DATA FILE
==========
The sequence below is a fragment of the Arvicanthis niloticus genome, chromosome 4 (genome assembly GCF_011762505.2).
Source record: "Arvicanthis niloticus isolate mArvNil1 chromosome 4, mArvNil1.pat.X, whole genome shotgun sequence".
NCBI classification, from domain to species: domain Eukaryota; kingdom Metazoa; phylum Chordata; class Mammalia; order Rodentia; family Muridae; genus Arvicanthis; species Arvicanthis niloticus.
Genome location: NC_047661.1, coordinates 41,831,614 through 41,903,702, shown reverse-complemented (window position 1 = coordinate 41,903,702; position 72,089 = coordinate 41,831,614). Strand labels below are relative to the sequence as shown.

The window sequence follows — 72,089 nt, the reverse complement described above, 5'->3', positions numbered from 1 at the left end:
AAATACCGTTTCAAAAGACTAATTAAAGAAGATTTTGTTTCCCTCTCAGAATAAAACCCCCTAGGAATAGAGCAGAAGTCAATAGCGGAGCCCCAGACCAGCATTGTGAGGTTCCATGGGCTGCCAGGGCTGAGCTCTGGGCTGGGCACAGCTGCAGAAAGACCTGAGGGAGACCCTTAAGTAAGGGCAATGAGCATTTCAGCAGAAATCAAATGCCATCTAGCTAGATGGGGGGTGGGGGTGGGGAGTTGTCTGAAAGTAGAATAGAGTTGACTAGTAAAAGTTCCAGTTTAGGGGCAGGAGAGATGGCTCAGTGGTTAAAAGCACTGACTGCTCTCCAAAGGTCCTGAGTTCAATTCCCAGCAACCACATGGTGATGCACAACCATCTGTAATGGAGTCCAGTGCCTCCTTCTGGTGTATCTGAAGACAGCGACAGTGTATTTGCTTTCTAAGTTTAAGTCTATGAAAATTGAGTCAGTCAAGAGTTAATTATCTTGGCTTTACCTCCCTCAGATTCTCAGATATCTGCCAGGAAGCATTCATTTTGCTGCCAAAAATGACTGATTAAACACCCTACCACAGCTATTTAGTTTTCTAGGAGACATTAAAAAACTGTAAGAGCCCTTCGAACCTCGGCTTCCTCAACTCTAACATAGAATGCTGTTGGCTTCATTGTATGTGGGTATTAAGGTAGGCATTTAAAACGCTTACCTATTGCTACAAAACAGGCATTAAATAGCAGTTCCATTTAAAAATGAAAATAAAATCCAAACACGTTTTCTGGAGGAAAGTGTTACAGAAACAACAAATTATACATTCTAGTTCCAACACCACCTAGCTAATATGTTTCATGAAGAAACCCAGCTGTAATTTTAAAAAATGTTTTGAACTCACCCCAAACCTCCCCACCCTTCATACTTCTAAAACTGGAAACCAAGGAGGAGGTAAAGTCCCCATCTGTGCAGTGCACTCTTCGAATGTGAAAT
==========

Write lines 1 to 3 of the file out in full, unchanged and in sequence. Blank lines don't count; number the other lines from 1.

The sequence below is a fragment of the Arvicanthis niloticus genome, chromosome 4 (genome assembly GCF_011762505.2).
Source record: "Arvicanthis niloticus isolate mArvNil1 chromosome 4, mArvNil1.pat.X, whole genome shotgun sequence".
NCBI classification, from domain to species: domain Eukaryota; kingdom Metazoa; phylum Chordata; class Mammalia; order Rodentia; family Muridae; genus Arvicanthis; species Arvicanthis niloticus.